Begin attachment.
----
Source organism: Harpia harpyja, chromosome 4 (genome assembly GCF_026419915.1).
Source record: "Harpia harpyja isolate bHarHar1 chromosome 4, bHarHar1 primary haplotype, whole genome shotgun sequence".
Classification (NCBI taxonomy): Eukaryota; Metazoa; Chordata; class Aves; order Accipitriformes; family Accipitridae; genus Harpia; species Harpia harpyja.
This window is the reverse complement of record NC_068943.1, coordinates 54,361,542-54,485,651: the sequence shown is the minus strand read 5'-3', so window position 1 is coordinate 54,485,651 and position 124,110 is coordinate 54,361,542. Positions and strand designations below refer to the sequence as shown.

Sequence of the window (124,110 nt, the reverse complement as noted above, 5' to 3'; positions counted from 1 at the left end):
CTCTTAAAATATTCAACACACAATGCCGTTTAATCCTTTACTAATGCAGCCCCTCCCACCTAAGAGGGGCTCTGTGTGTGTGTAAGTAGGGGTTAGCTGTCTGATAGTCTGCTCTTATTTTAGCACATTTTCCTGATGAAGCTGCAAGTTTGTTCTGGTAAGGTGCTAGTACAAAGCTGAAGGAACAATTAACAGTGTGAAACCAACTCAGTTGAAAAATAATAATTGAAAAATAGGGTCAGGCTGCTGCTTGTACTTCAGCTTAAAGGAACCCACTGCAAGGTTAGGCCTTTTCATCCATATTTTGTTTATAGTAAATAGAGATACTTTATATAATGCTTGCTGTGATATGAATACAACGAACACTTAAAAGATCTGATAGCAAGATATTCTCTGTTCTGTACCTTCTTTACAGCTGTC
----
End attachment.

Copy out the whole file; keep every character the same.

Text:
Source organism: Harpia harpyja, chromosome 4 (genome assembly GCF_026419915.1).
Source record: "Harpia harpyja isolate bHarHar1 chromosome 4, bHarHar1 primary haplotype, whole genome shotgun sequence".
Classification (NCBI taxonomy): Eukaryota; Metazoa; Chordata; class Aves; order Accipitriformes; family Accipitridae; genus Harpia; species Harpia harpyja.
This window is the reverse complement of record NC_068943.1, coordinates 54,361,542-54,485,651: the sequence shown is the minus strand read 5'-3', so window position 1 is coordinate 54,485,651 and position 124,110 is coordinate 54,361,542. Positions and strand designations below refer to the sequence as shown.

Sequence of the window (124,110 nt, the reverse complement as noted above, 5' to 3'; positions counted from 1 at the left end):
CTCTTAAAATATTCAACACACAATGCCGTTTAATCCTTTACTAATGCAGCCCCTCCCACCTAAGAGGGGCTCTGTGTGTGTGTAAGTAGGGGTTAGCTGTCTGATAGTCTGCTCTTATTTTAGCACATTTTCCTGATGAAGCTGCAAGTTTGTTCTGGTAAGGTGCTAGTACAAAGCTGAAGGAACAATTAACAGTGTGAAACCAACTCAGTTGAAAAATAATAATTGAAAAATAGGGTCAGGCTGCTGCTTGTACTTCAGCTTAAAGGAACCCACTGCAAGGTTAGGCCTTTTCATCCATATTTTGTTTATAGTAAATAGAGATACTTTATATAATGCTTGCTGTGATATGAATACAACGAACACTTAAAAGATCTGATAGCAAGATATTCTCTGTTCTGTACCTTCTTTACAGCTGTC